Getting the Lead Out
A version of this article appears in the July/August 2003 issue of Home Energy Magazine.
July 01, 2003
Low-income families carry the heaviest burden of lead exposure. With the help of a chemistry class, that burden gets a little lighter.
Margaret and Jon Sauser were ecstatic when they bought their quaint, almost 100-year-old house in Kalamazoo, Michigan.They were overflowing with creative ideas on how to renovate the structure to make it the ideal home for their growing family. Jon started sanding and refinishing the hardwood floors, stripping the paint, removing some of the interior walls, and installing new windows.After six months of renovation, Jon, Margaret, and Jonnie, their two-year-old son, eagerly moved in. For reasons that they did not understand at first, Jonnie’s behavior changed dramatically, and he was diagnosed with Attention Deficit Hyperactivity Disorder (ADHD).A short time later, their second son, Cameron,was born.At 11 months, Cameron stopped growing. Knowing that something was tragically wrong, Margaret pleaded with her kid’s skeptical pediatrician to test the children for lead.They discovered that both kids had been lead poisoned in the “safety” of their own home.The amount of lead in each of the boys’ bodies was 2 1/2 times the action level set by the Centers for Disease Control and Prevention (CDC). Unbeknownst to Margaret and Jon, their dream home ...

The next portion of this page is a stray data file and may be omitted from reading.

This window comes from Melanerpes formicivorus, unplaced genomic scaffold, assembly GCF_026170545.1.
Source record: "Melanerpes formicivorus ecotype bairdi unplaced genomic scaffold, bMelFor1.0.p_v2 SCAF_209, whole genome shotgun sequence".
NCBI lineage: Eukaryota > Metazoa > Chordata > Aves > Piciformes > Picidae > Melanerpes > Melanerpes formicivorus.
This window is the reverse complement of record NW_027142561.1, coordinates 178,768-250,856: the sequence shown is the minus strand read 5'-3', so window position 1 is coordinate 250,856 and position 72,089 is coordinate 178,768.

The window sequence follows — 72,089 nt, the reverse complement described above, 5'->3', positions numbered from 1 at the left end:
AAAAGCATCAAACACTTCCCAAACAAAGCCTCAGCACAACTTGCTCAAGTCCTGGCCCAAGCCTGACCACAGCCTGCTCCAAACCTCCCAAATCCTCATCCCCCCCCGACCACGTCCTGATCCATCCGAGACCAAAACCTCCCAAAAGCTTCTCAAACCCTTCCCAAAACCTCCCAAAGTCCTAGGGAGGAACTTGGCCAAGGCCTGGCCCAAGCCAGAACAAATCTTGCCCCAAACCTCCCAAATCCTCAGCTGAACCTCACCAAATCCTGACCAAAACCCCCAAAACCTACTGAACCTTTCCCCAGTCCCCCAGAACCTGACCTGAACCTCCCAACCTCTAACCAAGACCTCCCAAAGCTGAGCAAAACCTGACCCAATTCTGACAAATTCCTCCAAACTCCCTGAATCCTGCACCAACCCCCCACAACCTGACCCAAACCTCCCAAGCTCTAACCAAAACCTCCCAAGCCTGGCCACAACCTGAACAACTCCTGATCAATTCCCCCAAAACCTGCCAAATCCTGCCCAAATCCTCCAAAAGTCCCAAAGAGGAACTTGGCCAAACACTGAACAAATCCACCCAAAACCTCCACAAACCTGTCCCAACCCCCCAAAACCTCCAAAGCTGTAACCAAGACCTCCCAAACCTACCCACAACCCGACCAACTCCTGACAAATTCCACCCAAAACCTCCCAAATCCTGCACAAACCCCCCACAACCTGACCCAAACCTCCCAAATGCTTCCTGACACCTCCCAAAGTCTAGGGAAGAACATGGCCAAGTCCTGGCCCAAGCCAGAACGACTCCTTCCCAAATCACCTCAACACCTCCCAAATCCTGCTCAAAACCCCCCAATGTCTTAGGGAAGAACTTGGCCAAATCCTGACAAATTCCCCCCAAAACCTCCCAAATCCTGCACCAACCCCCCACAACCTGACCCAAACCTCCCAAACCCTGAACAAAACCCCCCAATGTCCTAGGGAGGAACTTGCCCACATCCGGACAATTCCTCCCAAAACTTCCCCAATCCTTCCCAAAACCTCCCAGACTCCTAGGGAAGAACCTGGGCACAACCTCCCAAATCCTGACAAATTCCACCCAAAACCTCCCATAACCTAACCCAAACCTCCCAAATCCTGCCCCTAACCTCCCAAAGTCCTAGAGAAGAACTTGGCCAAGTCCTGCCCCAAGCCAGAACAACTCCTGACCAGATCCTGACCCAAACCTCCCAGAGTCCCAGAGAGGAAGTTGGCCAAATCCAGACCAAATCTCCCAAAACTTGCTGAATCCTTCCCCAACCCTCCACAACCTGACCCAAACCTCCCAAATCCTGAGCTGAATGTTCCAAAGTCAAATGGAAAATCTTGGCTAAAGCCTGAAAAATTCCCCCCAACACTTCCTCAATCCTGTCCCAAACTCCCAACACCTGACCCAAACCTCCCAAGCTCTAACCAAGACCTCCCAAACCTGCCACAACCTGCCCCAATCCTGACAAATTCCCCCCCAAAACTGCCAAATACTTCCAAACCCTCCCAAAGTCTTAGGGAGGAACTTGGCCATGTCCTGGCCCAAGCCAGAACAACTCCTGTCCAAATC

To read complete online articles, you need to sign up for an Online Subscription.
Once an order has been placed there is an automatic $10 processing fee that will be deducted with any cancellation.
The Home Energy Online articles are for personal use only and may not be printed for distribution. For permission to reprint, please send an e-mail to firstname.lastname@example.org.